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Kids Worry, Too

How to tell if her anxiety is temporary or something deeper.
 

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Everyone experiences anxiety now and then. But a flag is raised when it occurs frequently in a child. Recent studies show that anxiety among American children is on the rise. As many as 10 to 15 percent may in fact be affected by some form of anxiety disorder. For reassurance and advice, we turned to psychologist Ilyne Sandas, M.A., L.P., co-author of the recent book The Everything Parent’s Guide to Children with Anxiety.

 

Parent & Child: What are some signs of childhood anxiety disorder?

Ilyne Sandas: Symptoms vary, and it depends on how long they last. But if a child has frequent meltdowns; isolates herself; has difficulty controlling her emotions; or has stomachaches or headaches regularly around school, socializing, or sports — and these last for more than a month — seek professional help.

 

P&C: Is there a time during childhood when anxiety issues tend to arise more than others?

Sandas: Doctors suggest watching for signs between ages 6 and 8. A child’s ability at this time to handle tests, friendships, and team participation can be very telling. With anxiety, a determination is made based on the child’s age, developmental level, and the symptoms and their effect on the child’s life.

 

P&C: How can a parent soothe an anxious child in the moment?

Sandas: You can help to “contain” anxiety by putting things in perspective and setting boundaries. For example, if your child wants to cancel a play date because he perceives you’re upset about something, you can explain, “Honey, I’m only stressed about work — not you. Everyone has moments when things get on top of them, and then they feel better. Go have fun — we can play later.”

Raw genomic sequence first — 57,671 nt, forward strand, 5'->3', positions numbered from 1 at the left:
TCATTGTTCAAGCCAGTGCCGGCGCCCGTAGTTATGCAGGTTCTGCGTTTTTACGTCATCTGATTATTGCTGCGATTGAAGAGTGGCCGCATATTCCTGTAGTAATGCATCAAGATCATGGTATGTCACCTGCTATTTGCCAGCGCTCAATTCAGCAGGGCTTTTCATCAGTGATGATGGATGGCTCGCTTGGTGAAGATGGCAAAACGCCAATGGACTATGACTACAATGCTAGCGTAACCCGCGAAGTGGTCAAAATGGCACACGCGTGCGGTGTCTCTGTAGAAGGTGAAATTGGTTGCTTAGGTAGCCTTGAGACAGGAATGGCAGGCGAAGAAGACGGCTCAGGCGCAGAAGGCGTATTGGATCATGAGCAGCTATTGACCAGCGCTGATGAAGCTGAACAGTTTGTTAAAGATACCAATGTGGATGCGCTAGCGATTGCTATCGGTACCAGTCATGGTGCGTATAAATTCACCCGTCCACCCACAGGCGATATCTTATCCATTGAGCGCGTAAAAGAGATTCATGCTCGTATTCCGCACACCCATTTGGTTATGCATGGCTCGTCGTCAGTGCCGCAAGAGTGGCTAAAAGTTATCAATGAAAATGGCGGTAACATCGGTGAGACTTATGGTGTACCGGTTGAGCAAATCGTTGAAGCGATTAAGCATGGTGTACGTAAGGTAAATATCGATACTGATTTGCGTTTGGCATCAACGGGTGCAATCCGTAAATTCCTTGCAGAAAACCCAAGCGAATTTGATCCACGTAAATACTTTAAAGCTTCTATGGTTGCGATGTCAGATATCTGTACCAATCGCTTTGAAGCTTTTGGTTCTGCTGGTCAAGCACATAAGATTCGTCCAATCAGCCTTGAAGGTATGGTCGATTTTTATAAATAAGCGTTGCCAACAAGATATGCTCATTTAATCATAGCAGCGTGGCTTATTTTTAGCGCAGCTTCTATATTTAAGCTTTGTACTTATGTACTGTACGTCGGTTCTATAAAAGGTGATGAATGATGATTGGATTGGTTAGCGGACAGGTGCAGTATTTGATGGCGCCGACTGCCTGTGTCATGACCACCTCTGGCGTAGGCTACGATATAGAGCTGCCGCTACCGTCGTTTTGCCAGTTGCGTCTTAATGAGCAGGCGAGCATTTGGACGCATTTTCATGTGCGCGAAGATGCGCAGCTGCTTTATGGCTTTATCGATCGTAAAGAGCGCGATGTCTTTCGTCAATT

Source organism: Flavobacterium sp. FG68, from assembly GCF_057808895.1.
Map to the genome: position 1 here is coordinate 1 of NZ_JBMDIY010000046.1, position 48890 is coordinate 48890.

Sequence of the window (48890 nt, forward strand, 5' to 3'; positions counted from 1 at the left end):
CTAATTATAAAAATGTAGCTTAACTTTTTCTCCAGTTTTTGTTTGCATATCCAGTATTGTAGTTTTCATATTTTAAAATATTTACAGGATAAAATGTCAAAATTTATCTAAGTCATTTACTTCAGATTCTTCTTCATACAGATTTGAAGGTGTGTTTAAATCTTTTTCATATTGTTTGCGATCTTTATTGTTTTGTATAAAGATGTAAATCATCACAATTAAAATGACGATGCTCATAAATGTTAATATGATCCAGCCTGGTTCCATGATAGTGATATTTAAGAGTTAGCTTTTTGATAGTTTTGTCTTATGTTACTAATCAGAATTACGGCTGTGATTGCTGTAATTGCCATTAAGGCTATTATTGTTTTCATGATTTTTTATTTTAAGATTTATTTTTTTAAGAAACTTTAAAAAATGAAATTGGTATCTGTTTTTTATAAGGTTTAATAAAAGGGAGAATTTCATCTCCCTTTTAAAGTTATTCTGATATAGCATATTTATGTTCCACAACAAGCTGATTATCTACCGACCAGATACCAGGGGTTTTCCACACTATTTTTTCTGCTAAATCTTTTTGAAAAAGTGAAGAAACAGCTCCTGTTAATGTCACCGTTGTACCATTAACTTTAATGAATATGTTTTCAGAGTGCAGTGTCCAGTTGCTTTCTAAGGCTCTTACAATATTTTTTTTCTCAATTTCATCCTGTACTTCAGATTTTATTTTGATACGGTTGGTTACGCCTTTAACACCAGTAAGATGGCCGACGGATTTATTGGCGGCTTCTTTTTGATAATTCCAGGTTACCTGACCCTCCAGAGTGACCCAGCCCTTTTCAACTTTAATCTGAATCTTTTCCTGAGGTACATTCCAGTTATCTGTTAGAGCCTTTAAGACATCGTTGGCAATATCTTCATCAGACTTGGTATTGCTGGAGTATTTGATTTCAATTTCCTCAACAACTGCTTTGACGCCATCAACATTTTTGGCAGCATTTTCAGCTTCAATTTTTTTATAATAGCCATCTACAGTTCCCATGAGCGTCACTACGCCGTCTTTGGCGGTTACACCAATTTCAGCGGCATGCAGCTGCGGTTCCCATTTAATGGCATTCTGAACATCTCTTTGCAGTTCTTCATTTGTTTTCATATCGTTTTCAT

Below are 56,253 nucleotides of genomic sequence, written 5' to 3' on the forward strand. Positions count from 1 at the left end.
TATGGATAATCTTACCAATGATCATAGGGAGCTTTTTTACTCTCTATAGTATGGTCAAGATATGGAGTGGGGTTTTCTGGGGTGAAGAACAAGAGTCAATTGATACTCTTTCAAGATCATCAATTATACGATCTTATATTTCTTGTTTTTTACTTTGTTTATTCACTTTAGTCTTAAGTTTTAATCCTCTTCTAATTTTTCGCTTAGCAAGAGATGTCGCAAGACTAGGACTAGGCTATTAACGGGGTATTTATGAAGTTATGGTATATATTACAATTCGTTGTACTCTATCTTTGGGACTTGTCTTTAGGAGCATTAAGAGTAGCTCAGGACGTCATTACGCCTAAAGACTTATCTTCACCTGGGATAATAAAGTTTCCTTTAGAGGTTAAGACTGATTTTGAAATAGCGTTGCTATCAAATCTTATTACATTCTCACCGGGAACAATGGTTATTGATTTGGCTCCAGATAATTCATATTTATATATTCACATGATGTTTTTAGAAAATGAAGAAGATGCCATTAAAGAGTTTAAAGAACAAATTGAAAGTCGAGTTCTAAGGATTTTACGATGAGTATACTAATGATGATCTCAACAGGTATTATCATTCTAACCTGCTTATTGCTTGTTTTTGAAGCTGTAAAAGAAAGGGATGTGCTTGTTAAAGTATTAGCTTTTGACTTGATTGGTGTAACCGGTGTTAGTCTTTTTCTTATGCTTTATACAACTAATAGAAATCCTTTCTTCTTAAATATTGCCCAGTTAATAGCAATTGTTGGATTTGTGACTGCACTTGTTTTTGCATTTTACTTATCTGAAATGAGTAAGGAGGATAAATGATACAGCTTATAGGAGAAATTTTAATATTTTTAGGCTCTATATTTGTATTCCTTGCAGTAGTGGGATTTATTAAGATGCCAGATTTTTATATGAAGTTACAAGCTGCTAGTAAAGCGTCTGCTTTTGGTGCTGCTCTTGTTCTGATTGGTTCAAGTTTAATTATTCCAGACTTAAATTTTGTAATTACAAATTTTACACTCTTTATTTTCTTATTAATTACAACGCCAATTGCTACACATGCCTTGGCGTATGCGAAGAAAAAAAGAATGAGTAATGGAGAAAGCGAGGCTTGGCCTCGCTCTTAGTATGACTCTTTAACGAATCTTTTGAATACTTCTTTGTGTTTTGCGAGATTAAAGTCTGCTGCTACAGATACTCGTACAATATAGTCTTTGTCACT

P&C: In what situations is any child likely to feel anxious?

Sandas: “Expected anxiety” is feeling apprehensive before a test, big game, class presentation, etc. If your child is worried about a quiz, you might say, “Remember, sweetheart, you knew the material very well last night. Take a deep breath first, and you’ll do great.”

 

P&C: Some anxious kids have “positive” personality traits such as a strong sense of responsibility and overachievement. When do such traits become too much for a child?

Sandas: When the trait becomes unhealthy or hurtful to the child. It can sometimes be hard for parents to acknowledge when this happens, because they view the behavior as part of their child’s personality and something that can’t be changed. But parents can intervene and help their little one.

 

P&C: How can parents minimize the chances of anxiety in the first place?

Sandas: You can help by respecting your child for who she really is — not who you want, believe, or hope she will be. Also provide a loving, consistent structure; try not to undermine how your child sees herself in the world; limit exposure to violent media; and communicate, communicate, communicate!

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